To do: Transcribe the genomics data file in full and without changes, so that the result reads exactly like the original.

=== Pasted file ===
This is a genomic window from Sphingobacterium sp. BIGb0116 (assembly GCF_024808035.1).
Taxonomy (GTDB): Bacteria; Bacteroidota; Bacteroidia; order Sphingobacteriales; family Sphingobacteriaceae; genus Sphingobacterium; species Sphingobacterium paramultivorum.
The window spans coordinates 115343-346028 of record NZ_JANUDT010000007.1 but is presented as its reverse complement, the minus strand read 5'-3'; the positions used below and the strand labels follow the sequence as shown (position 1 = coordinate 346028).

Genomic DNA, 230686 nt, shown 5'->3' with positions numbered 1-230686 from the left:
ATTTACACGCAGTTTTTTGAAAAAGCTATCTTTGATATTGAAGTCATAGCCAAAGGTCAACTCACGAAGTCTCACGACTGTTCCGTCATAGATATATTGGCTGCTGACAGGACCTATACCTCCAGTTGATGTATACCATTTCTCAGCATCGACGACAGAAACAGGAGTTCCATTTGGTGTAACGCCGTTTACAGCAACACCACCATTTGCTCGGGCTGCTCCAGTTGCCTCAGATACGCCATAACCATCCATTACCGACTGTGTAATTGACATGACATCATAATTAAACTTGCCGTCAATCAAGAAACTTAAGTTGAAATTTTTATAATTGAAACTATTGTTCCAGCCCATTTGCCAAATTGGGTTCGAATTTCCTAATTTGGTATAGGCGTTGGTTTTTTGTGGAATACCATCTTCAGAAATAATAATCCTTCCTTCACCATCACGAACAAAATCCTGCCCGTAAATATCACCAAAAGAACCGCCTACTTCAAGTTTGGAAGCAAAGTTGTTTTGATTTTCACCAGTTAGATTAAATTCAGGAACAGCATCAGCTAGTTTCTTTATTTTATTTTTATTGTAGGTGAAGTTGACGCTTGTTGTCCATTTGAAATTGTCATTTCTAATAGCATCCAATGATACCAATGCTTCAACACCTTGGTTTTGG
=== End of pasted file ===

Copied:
This is a genomic window from Sphingobacterium sp. BIGb0116 (assembly GCF_024808035.1).
Taxonomy (GTDB): Bacteria; Bacteroidota; Bacteroidia; order Sphingobacteriales; family Sphingobacteriaceae; genus Sphingobacterium; species Sphingobacterium paramultivorum.
The window spans coordinates 115343-346028 of record NZ_JANUDT010000007.1 but is presented as its reverse complement, the minus strand read 5'-3'; the positions used below and the strand labels follow the sequence as shown (position 1 = coordinate 346028).

Genomic DNA, 230686 nt, shown 5'->3' with positions numbered 1-230686 from the left:
ATTTACACGCAGTTTTTTGAAAAAGCTATCTTTGATATTGAAGTCATAGCCAAAGGTCAACTCACGAAGTCTCACGACTGTTCCGTCATAGATATATTGGCTGCTGACAGGACCTATACCTCCAGTTGATGTATACCATTTCTCAGCATCGACGACAGAAACAGGAGTTCCATTTGGTGTAACGCCGTTTACAGCAACACCACCATTTGCTCGGGCTGCTCCAGTTGCCTCAGATACGCCATAACCATCCATTACCGACTGTGTAATTGACATGACATCATAATTAAACTTGCCGTCAATCAAGAAACTTAAGTTGAAATTTTTATAATTGAAACTATTGTTCCAGCCCATTTGCCAAATTGGGTTCGAATTTCCTAATTTGGTATAGGCGTTGGTTTTTTGTGGAATACCATCTTCAGAAATAATAATCCTTCCTTCACCATCACGAACAAAATCCTGCCCGTAAATATCACCAAAAGAACCGCCTACTTCAAGTTTGGAAGCAAAGTTGTTTTGATTTTCACCAGTTAGATTAAATTCAGGAACAGCATCAGCTAGTTTCTTTATTTTATTTTTATTGTAGGTGAAGTTGACGCTTGTTGTCCATTTGAAATTGTCATTTCTAATAGCATCCAATGATACCAATGCTTCAACACCTTGGTTTTGG